Did you know Hastings is still in business and has actual, factual, brick and mortar stores? Most of the Hastings in Albuquerque have closed their doors forever and only sell things during their annual transformation into Spirit Halloween stores. Kind of like caterpillars to moths, except the moths are decorated in skulls and sexy nurses.
Anyway, I was at the Hastings here in town last night and got to experience their new philosophy of shoving old CDs, books, DVDs and VHS tapes into the back of the store and calling it good. It’s a bunch of monolithic shelves packed full of all the music you thought was cool in the 90s and a whole slew of bands you’ve never heard of. Ditto for the book, DVD, and VHS sections. If your dream is to own a vintage copy of Corky and the Mongoloids’ debut album, this is the place for you. You can also find multiple copies of The Cranberries Everyone Else Is Doing It. You know, that album with that one song that you liked? I counted seven copies and there were probably more.
The book section is less chock full of treasures, unless you consider Rush Limbaugh’s eponymous “See I Told You So” a masterful work of scathing insight. Personally, I find more insight on the backs of cereal boxes, but to each their own.
While I was perusing the book section two things dawned on me. First, this is where old books go to die. How much would it suck, as an author, to walk through a store and see rows of your book on the shelf with $.99 closeout stickers on them and realize that even though your book was selling for less than a dollar, people still wouldn’t buy it? This immediately led to my second revelation: there will only ever be exactly ZERO copies of my book lining the shelves of the closeout bin, because it never even made it to print.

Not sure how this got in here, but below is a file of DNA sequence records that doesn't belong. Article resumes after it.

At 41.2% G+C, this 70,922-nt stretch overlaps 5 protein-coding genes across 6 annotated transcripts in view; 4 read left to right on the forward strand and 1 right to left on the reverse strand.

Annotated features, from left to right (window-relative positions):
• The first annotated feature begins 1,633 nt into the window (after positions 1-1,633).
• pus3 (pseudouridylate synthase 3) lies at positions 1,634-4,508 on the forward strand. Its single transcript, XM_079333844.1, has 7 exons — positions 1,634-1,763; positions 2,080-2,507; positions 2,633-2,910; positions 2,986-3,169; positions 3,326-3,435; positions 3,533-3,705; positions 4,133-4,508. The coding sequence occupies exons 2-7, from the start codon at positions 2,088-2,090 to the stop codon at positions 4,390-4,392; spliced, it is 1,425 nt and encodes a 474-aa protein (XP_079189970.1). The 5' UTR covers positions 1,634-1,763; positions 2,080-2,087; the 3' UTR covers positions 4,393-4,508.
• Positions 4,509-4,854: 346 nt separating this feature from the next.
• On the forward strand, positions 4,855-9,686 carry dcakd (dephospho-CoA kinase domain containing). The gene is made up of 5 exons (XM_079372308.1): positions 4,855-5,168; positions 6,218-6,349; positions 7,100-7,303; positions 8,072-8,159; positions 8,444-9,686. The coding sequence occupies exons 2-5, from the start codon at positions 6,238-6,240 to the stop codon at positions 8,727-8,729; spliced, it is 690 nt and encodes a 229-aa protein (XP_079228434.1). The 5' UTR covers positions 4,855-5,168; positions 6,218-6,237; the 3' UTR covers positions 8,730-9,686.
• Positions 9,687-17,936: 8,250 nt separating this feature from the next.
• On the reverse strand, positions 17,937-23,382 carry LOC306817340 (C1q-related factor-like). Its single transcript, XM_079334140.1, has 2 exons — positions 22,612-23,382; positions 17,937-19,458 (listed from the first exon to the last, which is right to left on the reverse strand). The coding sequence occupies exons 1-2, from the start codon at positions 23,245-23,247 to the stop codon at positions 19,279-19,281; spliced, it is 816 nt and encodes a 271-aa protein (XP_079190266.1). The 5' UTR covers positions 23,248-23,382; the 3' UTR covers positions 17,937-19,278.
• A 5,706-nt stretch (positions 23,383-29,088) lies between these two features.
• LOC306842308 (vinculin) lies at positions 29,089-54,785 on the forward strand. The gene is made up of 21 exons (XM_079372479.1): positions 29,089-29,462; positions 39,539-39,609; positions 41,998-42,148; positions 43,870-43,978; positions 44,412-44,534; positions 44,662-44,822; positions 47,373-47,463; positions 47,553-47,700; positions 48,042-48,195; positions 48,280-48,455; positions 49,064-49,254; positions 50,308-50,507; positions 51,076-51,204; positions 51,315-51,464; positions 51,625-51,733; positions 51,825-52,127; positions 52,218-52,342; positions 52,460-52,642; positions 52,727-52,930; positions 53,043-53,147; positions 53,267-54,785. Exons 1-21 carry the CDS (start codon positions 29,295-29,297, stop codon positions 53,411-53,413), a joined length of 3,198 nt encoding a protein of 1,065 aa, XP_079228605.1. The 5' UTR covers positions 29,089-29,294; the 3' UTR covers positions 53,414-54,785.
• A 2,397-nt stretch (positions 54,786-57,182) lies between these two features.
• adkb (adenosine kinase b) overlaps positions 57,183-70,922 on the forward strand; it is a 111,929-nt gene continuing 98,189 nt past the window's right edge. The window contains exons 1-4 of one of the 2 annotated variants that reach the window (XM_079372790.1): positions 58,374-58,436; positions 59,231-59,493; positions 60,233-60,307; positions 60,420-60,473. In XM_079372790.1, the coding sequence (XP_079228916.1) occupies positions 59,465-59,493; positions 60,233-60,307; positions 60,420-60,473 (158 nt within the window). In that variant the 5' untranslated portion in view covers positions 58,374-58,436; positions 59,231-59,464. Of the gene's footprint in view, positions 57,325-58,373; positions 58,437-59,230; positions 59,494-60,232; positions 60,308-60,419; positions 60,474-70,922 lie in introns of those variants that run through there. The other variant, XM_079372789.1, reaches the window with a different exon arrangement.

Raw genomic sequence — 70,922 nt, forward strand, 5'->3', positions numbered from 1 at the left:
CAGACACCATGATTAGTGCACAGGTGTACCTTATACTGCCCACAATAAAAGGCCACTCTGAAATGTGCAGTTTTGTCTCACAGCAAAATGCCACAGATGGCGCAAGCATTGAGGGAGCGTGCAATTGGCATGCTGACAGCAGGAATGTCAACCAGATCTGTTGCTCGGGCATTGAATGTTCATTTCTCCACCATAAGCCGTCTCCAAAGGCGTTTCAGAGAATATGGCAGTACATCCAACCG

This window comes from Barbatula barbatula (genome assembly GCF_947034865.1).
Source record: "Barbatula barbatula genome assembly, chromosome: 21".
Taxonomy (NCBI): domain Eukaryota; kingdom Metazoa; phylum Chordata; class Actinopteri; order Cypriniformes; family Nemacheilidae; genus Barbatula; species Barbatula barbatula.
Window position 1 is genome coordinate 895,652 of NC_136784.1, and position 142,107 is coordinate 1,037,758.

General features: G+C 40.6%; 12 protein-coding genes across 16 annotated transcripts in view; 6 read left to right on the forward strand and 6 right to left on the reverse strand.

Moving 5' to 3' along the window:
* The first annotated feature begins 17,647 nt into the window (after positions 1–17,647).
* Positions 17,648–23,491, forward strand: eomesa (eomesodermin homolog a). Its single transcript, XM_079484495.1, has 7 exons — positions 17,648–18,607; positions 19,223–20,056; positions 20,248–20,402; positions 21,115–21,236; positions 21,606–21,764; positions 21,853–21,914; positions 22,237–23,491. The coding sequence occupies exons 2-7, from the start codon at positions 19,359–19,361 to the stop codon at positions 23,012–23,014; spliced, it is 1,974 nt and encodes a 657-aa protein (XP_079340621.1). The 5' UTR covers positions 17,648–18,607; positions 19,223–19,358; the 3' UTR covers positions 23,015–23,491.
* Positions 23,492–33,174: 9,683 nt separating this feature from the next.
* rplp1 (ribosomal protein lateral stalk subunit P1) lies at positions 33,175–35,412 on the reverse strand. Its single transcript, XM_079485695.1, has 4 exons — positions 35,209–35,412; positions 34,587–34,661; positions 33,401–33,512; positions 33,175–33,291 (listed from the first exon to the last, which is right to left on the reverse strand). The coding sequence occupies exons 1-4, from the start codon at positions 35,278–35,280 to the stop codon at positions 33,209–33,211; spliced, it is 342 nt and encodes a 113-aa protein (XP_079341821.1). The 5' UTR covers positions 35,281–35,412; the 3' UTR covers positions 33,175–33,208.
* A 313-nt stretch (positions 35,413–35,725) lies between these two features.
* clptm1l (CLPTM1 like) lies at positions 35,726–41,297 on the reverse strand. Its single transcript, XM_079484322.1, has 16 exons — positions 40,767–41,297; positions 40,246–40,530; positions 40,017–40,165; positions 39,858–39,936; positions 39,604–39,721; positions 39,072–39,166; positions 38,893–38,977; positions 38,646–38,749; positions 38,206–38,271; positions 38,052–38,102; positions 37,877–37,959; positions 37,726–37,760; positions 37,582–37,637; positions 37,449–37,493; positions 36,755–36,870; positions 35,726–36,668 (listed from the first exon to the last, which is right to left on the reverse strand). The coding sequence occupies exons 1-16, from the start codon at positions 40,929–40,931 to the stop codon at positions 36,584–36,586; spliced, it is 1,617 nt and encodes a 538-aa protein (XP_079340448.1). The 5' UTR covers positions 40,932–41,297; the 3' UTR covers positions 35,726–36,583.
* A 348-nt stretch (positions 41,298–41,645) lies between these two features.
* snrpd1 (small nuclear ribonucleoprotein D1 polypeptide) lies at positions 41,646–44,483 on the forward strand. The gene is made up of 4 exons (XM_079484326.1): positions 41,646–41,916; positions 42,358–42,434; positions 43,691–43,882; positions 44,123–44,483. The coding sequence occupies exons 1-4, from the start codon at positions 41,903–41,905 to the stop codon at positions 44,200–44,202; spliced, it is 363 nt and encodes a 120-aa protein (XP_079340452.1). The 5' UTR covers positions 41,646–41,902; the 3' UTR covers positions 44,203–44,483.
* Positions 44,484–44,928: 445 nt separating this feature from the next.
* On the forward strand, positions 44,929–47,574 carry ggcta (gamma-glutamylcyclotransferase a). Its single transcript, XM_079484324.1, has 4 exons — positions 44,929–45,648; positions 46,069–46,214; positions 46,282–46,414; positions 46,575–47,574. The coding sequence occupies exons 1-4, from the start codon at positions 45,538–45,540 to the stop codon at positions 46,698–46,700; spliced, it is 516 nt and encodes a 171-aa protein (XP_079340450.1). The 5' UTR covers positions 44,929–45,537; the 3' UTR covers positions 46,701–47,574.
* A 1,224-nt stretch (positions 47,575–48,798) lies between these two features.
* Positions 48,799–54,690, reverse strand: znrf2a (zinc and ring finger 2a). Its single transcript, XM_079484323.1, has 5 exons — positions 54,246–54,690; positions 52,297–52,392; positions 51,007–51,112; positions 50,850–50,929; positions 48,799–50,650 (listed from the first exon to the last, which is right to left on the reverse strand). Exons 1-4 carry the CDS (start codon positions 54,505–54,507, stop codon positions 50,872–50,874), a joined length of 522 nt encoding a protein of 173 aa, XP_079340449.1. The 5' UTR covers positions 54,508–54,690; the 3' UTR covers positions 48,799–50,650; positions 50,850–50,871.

Which begs the question: If the closeout rack is where old books go to die, what does that make the Amazon Kindle store? It must be some kind of strange Purgatory for books, a place where they are neither alive nor dead. Maybe it would be better to think of the Kindle store in quantum terms. In the Kindle Store, a book is both alive and dead until someone buys it or an author deletes it, either way the quantum wave form collapses and the book becomes real for a time.
In the end, I’ll leave you with this thought. While we were browsing the closeout section my wife asked what future civilizations would think of us if all that survived was the Hastings closeout section. I think they would learn to shake their booties to all the butt shaking CDs back there, they would learn to Polka and they would think we worshiped The Cranberries since there were so many of their albums back there. I also like to that future civilizations would learn to think, much like we do now, that Rush Limbaugh is an idiot.